Regardless of where information has to live, for how long or according to what standard, using metadata to control it is a well-established and relatively inexpensive process. However, complexity and costs can rise rapidly when an organization has to expand metadata usage in multiple languages for many different locations worldwide. 

Tie it Together with Taxonomies 

Content Management Systems such as SharePoint (yes, I consider SharePoint a CMS…) have a taxonomy tool called the Term Store where taxonomies can be created in one language, such as English, and then mapped to alternate languages, such as Spanish, with the click of a dropdown (and someone who knows how to translate/localize terms).

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Figure 1: Here we can see the term Accounting and Finance highlighted in the SharePoint Term Store in English (courtesy of the WAND General Business Taxonomy

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Figure 2: Above we see how the SharePoint Term Store can handle multiple languages. Note that this feature does not translate the word. It just makes it available for use in a different language you decide.

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Figure 3: Here we see that I’ve selected Spanish and the Default Label changes from English to the same term in Spanish. Note that I entered the term in Spanish then saved the addition.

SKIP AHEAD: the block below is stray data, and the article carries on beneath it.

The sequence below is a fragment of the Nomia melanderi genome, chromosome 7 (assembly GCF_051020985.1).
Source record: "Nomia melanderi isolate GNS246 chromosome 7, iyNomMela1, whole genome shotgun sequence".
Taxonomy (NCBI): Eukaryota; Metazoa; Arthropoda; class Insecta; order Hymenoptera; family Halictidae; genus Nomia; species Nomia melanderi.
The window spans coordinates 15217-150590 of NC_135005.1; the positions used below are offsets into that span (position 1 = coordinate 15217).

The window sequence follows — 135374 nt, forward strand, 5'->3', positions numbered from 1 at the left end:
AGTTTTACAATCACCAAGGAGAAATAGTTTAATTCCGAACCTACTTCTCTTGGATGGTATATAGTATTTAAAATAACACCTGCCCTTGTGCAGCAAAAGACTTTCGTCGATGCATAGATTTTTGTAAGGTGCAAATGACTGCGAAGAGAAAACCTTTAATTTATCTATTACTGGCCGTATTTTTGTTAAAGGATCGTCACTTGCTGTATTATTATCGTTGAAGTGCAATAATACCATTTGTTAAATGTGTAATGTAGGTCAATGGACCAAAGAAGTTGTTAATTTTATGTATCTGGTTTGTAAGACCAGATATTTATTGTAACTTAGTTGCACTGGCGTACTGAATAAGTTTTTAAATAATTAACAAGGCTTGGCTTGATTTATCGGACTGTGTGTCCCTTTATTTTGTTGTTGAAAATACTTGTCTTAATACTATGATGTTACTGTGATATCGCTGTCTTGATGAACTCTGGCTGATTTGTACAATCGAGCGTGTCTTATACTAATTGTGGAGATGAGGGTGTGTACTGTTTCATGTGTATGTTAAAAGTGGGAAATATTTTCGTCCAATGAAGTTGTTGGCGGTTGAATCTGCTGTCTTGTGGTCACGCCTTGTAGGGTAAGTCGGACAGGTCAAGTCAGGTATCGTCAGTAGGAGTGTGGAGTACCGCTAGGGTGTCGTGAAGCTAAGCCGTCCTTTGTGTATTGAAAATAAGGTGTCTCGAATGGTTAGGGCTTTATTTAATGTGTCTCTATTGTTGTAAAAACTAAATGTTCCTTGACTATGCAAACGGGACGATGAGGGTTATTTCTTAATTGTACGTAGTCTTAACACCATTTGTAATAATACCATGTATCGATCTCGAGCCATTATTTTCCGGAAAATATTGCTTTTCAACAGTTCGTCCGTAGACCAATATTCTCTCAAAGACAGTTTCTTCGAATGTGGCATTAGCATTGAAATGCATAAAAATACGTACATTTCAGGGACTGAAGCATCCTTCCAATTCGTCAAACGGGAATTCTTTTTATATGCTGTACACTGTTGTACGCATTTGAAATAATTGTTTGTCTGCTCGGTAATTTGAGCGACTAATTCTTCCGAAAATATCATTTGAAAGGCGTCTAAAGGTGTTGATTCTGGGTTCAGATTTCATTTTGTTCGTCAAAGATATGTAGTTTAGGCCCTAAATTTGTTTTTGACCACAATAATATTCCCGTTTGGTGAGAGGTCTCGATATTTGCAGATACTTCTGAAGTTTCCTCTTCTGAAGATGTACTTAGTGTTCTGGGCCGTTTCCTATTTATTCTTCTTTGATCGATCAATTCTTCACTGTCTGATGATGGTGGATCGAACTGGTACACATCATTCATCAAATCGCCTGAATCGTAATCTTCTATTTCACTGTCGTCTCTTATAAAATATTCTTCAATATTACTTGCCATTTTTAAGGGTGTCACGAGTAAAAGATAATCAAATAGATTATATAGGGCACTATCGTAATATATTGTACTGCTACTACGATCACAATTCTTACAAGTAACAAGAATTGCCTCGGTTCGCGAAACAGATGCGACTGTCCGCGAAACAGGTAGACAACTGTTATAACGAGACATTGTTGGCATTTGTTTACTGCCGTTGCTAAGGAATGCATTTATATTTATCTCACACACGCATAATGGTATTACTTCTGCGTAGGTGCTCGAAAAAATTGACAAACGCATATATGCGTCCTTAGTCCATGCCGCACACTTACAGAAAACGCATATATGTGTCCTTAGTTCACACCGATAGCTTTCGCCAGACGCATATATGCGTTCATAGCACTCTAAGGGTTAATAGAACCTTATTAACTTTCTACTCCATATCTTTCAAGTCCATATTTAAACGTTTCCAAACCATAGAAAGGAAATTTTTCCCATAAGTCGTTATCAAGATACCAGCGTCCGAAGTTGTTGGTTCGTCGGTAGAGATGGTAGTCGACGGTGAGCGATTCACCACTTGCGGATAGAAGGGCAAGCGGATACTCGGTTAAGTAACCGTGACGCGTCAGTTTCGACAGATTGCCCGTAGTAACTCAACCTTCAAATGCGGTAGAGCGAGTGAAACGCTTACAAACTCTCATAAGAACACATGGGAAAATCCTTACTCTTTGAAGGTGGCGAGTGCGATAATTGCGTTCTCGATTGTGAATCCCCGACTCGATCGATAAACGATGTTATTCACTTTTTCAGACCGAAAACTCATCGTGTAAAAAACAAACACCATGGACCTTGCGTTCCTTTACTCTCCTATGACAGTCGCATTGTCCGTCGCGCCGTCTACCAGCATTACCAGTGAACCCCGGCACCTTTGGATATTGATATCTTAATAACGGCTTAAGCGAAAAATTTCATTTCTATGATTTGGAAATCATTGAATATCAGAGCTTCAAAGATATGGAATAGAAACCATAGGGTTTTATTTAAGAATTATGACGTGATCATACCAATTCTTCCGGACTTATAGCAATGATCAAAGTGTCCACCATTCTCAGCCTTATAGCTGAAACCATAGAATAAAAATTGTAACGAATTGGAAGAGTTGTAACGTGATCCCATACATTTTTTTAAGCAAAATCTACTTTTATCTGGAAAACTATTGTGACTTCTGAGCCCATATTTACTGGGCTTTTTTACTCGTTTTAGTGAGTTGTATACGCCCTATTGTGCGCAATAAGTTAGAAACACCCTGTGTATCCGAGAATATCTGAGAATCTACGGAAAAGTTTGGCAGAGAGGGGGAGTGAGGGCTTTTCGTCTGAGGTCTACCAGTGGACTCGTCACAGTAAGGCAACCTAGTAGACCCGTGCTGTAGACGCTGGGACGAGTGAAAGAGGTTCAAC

What this means for controlling content is that metadata tags that are applied to content in one language can be searched on with an equivalent term in another language. For example, if I tagged an article with “Accounting & Finance” based on the above example in SharePoint, and then searched on it in Spanish using “Contabilidad y Finanzas” I could get the same results. (Please excuse any discrepancies in translation). In this regard, content can be controlled across multiple languages in multiple content repositories using one standardized taxonomy, which contains mappings to translated terms.

Juggling Multiple Languages

For a more robust method of doing this multiple language mapping for metadata (remember that metadata can simply be tags (terms) applied to content as it’s being created), there are enterprise-wide taxonomy tools that can be used across multiple CMSs. Tools such as PoolParty (seen below) can manage dozens of translations across multiple platforms and integrate them all into one search system.

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Figure 4: Here we can see the term in PoolParty in its native Spanish, with the translation in English as another Preferred Label. See below for more detail. “Contabilidad General” is the original Preferred Label in Spanish (“es”), but we can also see that “General Ledger” has been added as another version, this time in English (“en”).

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For content managers who have to manage information in multiple languages across many different platforms, this can be an amazing advantage. Content can be created in an author’s native language, such as Spanish, tagged with a Spanish term, and if the translation for that term is in place, the content can also be automatically tagged with English, French, Italian, Japanese, etc. language. This can be an invaluable method of controlling content across multiple locations and multiple content types.

This can scale over multiple systems and multiple locations if a tool like PoolParty is used, which can be integrated into many systems.

The bottom line is that metadata can be used to manage content across borders, so to speak, and a taxonomy can be used to map multiple languages together for improved search and findability.

Title imageCreative Commons Creative Commons Attribution 2.0 Generic License   by  hjl 

Title image by hjl